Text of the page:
New Georgetown-Society of Actuaries’ Report: Estimating the Impact of Association Health Plans on the Individual Market

The Trump administration is expected to shortly finalize new rules expanding the availability of association health plans (AHPs) that are exempt from key Affordable Care Act regulations and standards. In a new article for The Actuary, CHIR’s Sabrina Corlette joins co-authors Josh Hammerquist and Pete Nakahata to provide an overview of federal and state AHP regulation and estimate the impact of AHPs on the ACA-compliant individual market. Continue reading

A Mother’s Day Gift Basket from Congress and the Trump Administration

This Mother’s Day, both Congress and the Trump administration have put together a special gift basket of policies that continue to threaten access to health care for women, mothers, and families everywhere. From federal funding cuts to weaker benefit requirements, CHIR’s Rachel Schwab and Dania Palanker unwrap the presents and assess their potential impact on coverage. Continue reading

Short-Term, Limited-Duration Insurance and Risks to California’s Insurance Market

In a new California Health Care Foundation issue brief, CHIR’s Dania Palanker, Kevin Lucia, JoAnn Volk, and Rachel Schwab interviewed 21 stakeholders—including state officials, brokers and agents, insurers, and experts on California insurance markets to understand California’s short-term insurance market and how proposed federal regulatory changes could change the market. Their research finds that expanding the duration of short-term plans could increase their market and add to the destabilization of the individual health insurance market, including Covered California. Continue reading

States Leaning In: Washington

Since the Affordable Care Act was passed in 2010, states have embraced the law to varying degrees. While some states have refused to implement the ACA and actively oppose it, other states have leaned in, stepping up to preserve the consumer protections and market rules in the wake of federal actions to weaken the law. CHIR’s Rachel Schwab examines steps that Washington State has taken to ensure that their residents can continue to obtain affordable, high quality coverage, and how other states can do the same. Continue reading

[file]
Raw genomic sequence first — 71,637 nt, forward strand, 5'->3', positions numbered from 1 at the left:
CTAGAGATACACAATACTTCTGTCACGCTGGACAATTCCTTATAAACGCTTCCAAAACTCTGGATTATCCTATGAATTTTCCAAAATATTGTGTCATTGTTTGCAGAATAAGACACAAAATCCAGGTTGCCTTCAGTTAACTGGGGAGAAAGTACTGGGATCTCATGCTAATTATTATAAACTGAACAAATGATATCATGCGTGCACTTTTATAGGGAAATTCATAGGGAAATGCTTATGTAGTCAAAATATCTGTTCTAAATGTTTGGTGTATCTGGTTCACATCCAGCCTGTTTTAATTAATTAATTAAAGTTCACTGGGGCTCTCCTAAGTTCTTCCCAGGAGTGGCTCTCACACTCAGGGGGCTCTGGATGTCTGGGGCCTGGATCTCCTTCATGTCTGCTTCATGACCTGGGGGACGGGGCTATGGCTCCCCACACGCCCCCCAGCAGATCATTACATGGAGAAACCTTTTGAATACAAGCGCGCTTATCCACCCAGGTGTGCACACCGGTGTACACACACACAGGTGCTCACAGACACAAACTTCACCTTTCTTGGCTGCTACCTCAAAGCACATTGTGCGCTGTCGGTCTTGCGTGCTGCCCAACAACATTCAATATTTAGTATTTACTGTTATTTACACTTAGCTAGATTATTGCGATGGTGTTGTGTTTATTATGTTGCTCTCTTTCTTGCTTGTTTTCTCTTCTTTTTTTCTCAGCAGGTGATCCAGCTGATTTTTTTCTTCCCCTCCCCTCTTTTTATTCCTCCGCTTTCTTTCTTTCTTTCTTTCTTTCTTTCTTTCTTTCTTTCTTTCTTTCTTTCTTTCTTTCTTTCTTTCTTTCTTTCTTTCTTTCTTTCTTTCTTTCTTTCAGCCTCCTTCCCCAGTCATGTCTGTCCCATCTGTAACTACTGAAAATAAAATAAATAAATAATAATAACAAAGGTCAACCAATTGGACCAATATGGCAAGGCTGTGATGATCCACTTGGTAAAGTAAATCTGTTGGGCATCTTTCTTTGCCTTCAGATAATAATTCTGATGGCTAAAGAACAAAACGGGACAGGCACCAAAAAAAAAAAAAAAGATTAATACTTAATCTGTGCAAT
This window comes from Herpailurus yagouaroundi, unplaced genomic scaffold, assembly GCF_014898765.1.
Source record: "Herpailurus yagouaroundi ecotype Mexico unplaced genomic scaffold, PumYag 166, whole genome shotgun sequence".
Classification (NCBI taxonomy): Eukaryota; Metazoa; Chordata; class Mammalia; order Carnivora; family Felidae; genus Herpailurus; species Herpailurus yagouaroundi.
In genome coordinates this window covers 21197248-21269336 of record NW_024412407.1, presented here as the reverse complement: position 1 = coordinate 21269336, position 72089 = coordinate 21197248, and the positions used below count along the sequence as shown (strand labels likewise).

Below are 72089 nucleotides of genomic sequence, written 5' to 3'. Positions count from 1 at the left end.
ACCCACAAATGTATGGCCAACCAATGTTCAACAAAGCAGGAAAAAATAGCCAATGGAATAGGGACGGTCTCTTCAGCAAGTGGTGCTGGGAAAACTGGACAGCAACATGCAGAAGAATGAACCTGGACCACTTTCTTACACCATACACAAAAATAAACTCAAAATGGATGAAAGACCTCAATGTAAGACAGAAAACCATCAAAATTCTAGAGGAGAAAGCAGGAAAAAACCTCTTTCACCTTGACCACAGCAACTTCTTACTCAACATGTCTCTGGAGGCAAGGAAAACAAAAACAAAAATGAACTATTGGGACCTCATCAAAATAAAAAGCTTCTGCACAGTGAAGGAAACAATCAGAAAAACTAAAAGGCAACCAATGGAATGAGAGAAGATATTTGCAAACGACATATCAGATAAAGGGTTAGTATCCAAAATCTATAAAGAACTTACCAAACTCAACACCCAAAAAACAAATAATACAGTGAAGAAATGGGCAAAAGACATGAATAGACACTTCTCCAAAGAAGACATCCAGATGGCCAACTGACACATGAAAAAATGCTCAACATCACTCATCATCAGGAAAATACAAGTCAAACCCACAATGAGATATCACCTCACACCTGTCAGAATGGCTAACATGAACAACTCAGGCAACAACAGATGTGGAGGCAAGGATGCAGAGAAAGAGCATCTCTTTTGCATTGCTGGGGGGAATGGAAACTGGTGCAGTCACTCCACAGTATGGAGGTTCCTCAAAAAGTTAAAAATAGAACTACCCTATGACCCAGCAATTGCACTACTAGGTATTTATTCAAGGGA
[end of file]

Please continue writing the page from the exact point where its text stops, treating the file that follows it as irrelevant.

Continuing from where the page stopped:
The 2019 Affordable Care Act Payment Rule: Summary & Implications for States

The Trump administration has released a new final rule to govern the Affordable Care Act’s individual and small-group markets, known as the 2019 Notice of Benefit and Payment Parameters. The rule includes an expansion of states’ role over the ACA’s health plan benefit and affordability provisions. In her latest Expert Perspective for the Robert Wood Johnson Foundation’s State Health and Value Strategies Program, Sabrina Corlette untangles the rule and its implications for state decision-makers. Continue reading

March Research Round Up: What We’re Reading

In CHIRblog’s March installment of What We’re Reading, CHIR’s Olivia Hoppe dives into new research that highlights premium trends from the most recent enrollment period, whether employers will continue offering subsidized coverage to employees, the use of the ACA’s tobacco surcharge in the small-group market, and the early effects of the Trump administration’s health insurance policies on coverage. Continue reading

The Future of the Affordable Care Act under President Trump: Stakeholders Respond to the Proposed Association Health Plan Rule. Part V: Departments of Insurance

In this final blog in our series reviewing stakeholder comments on the Department of Labor’s proposed rule to expand Association Health Plans, CHIR’s Emily Curran summarizes responses from the National Association of Insurance Commissioners and nine state departments of insurance (DOI). While the DOIs expressed some areas of support for the proposed rule, their comments were largely negative, with most expressing deep concerns about the rule’s ambiguity. Continue reading

States’ Latest ACA Lawsuit Threatens to Reignite “Repeal-Without-Replace” – With Real Consequences for Stakeholders

Earlier today, California, along with 15 state attorneys general filed a motion to intervene in the latest ACA lawsuit, where governors and attorneys general from 20 other states are alleging that the law is unconstitutional. CHIR’s Emily Curran explains how the lawsuit, if successful, is tantamount to ACA “repeal-without-replacement,” resulting in significant losses in coverage and financial harm. Continue reading